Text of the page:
Empty seats are cause to revisit Chelsea strategy

 
David Hellier
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CHELSEA’S Champions League match on Tuesday night, when the club welcomed back an old legend in Michael Ballack as they kicked off their European challenge under the leadership of a new manager, should have felt like a grand occasion. A 2-0 win meant it all went passably enough but it was difficult not to notice the banks of empty seats as Stamford Bridge witnessed its worst attendance for several years.

Even cup matches against the likes of Ipswich and Cardiff have attracted 40,000-plus crowds to the ground (as next Wednesday’s visit of Fulham in the lower grade Carling Cup surely will), whereas the Bayer Leverkusen contest brought fewer than 34,000 paying spectators through the turnstiles.

It is always difficult to say exactly why one match is under-attended against another but my instinct is that the stadium would have been much fuller if Chelsea had not decided to increase prices for European group stage matches to £40. Two years ago, it cost a very reasonable £30 a head and Chelsea were rewarded with full houses for every match.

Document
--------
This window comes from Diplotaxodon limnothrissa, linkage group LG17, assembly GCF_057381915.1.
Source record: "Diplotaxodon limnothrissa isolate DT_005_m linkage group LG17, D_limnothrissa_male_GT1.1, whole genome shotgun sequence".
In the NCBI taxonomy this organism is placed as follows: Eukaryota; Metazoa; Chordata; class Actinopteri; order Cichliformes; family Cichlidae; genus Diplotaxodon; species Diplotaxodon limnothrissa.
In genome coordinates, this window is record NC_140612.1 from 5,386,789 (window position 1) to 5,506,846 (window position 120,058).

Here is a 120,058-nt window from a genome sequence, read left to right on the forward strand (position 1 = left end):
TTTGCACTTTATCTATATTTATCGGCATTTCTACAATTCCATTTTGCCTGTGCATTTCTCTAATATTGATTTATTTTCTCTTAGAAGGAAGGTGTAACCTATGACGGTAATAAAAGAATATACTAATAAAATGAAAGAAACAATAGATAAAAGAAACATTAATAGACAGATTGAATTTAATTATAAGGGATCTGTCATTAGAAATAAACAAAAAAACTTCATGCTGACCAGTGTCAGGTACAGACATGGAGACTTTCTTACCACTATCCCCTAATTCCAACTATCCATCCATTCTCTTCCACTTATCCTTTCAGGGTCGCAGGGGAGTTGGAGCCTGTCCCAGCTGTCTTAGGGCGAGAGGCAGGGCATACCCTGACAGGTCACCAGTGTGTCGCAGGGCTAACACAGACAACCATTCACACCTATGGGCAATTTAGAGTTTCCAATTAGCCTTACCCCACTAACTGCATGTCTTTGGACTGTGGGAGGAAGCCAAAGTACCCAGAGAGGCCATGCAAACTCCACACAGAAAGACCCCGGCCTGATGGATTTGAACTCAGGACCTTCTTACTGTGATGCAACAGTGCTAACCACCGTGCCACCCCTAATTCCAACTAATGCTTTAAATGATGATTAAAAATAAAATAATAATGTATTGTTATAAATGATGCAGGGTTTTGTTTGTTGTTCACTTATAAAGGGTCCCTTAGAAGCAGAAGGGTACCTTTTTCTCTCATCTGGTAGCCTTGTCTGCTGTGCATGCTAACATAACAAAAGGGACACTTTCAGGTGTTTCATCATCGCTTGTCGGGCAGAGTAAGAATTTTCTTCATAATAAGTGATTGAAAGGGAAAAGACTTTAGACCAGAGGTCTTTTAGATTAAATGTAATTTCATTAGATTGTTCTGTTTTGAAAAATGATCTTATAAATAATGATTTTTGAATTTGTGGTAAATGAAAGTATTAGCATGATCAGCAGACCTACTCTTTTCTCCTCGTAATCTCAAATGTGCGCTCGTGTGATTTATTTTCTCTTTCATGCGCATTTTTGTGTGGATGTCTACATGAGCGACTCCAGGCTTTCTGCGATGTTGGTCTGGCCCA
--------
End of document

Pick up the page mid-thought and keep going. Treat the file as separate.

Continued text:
REVENUE GAIN
Some fans, annoyed by the price increase, are already planning a boycott for the match against unfancied Genk. Whether it amounts to much – football fan boycotts rarely do, because most supporters are so loyal they would never miss a match – it would seem likely that the attendance for that match will sink below that of Tuesday night.

With most spectators (juniors, pensioners and corporate hospitality aside) paying £40 a head, the receipts for the Leverkusen match would have been around £1.3m. The Fulham Carling Cup match will probably net around £1m at the lower adult prices of £25. So there is a definite revenue gain in charging the higher prices even with the lower crowd figure.

But a less-than-full stadium looks so much worse for the TV cameras (the Leverkusen match was live on Sky Sports), the atmosphere is less big-time inside the ground and the empty seats make Stamford Bridge feel far less like the place to be (which is not optimal when the club is trying to sell naming rights for the ground).

For a club like Chelsea, the qualifying stage of the Champions League has become a touch too predictable also. It would be highly unlikely if they failed to qualify for the next stage, so the interest in the opening group stage is not as great as a few years ago when they first embarked on European adventures.

Chelsea have done well to price their domestic cup matches realistically but if the Leverkusen match is anything to go by they might wish to next season revisit the pricing decision for the Champions League.